Note: This is the second part of a two-part series. Click here to see Part 1.
A future with fleets?
If one takes a step back and looks at the entire heavy-duty market, it’s easy to see a vibrant customer base for manual gearboxes, says Mack’s Stu Russoli.
“If you draw a line between highway and vocational trucks, you will see two fairly distinct sets of priorities and needs for manual transmission customers,” he says. “While it’s true that AMTs are making significant gains in market share, conventional manual transmissions shouldn’t be written off just yet. They are not going away for the foreseeable future.”
On the highway side, basic 10-speed manual transmissions remain common, Russoli says. “Regardless of whether it’s for a highway or vocational application, manual transmission customers are looking for a transmission that is durable, easy to shift, reliable and easy to service,” he says. “Simplicity and familiarity with the technology still play an important part in the purchase decision.”
The bulk of Eaton’s research and development is in automation these days, but Trzybinski says the company’s new Fuller Advantage manual line features several upgrades designed specifically to target maintenance issues and improve overall functionality and performance.
An overdrive version was launched toward the end of 2013, and a direct-drive version arrived this year. The 10-speed manual doesn’t need an external cooler, which Trzybinski says saves maintenance costs and eliminates burn-up risk possibly caused by a pinched line or improper cooler maintenance.
“When a customer pinches a line, it is a nonwarrantable failure, meaning that’s a mistake that they make and is not the transmission’s fault,” he says. “We’ve eliminated the root cause for that happening, so we are reducing our customer’s costs.”
Other Advantage series upgrades include a new precision gear lubrication system designed to eliminate churn loss and yield 1.5 to 2 percent better fuel economy. “We also reduced the weight up to 70 pounds less than our previous 10-speed models,” Trzybinski says. “The Fuller Advantage manual is an excellent product, and customer feedback has been very good. Our customers are seeing good value in these transmissions.”
While AMTs are enjoying a surge in the on-highway market, they have been slow to catch on in vocational applications where fleets look for different benefits and features from manual gearboxes.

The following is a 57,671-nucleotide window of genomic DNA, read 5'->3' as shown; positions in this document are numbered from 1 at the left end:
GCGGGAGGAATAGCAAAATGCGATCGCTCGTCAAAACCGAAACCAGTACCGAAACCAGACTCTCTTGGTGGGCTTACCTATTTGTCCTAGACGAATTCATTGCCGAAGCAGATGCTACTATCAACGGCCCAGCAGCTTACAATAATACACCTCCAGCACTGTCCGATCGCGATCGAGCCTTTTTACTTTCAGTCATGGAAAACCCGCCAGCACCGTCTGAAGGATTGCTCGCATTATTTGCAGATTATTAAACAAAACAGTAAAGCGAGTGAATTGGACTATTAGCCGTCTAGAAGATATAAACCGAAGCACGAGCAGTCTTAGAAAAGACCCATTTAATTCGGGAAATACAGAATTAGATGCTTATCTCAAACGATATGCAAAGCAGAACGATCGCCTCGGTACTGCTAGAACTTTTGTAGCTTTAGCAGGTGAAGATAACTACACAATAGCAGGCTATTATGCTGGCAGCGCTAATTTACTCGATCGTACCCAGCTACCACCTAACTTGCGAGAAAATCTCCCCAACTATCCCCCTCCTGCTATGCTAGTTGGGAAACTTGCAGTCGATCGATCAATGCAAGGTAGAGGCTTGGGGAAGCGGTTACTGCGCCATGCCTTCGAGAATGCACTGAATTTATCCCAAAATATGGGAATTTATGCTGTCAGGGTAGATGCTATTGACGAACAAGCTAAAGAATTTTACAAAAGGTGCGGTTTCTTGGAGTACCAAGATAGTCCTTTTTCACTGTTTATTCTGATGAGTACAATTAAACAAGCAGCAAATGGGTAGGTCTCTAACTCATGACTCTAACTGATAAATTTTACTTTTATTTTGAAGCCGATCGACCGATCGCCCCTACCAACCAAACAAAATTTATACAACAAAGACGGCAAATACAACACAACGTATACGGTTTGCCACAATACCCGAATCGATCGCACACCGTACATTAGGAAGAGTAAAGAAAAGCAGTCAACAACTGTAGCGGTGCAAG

Russoli says manual transmissions such as Mack’s Maxitorque ES – available with 10, 13 and 18 speeds – not only offer a desirable wide overall ratio with extra low gears for slow speed but also have more gear steps to keep the engine dialed into the ideal operating range.
Manuals also easily can accommodate customized power-takeoff speed controls, multiple special PTOs, multispeed reverse and range case neutral, all positives in vocational applications, he says.
It’s a trend Eaton also has noticed. “In vocational applications, manuals are holding a much stronger presence than in line haul,” Trzybinski says. “Our 18-speed manual and 13-speed manual do really well in these applications. As the experience of the drivers goes up, the comfort level and the desire to stay in a manual also goes up.”
Good to have a choice
For many fleets, having two highly successful transmissions in the market simply means more flexibility when it comes to spec’ing for different applications and pleasing drivers.
“A lot of customers are saying ‘Hey, I have a transmission that lasts forever and meets my expectations in terms of durability with very minimal service issues and is performing great. Why would I change it? And I still have quality experienced drivers who prefer manuals,’ ” Trzybinski says.
The other important point is a price break at a time when vehicles and mandated components are becoming ever more expensive – a critical consideration for smaller fleets and independents, he says.
“They want quick payback on their investment,” Trzybinski says. “Many of our manuals deliver fuel economy improvements that show a positive payback, which is very important to customers. Today’s fleets, in many cases, are making very sophisticated analysis on payback when making buying decisions, and transmission choice is no different.”
Russoli agrees that price remains important for fleets. “However, while the initial cost for a manual transmission is less, customers receive a very favorable return on their investment when spec’ing an AMT because of increased fuel efficiency and improved driver comfort,” he says.
“Also, today’s AMTs are very smart and, in many cases, can prevent a driver from doing something that would otherwise damage a conventional manual transmission, engine or driveline. Those are the high-level factors that fleets have to consider when deciding on a manual or automated transmission spec.”
This is the second part of a two-part series. Click here to see Part 1.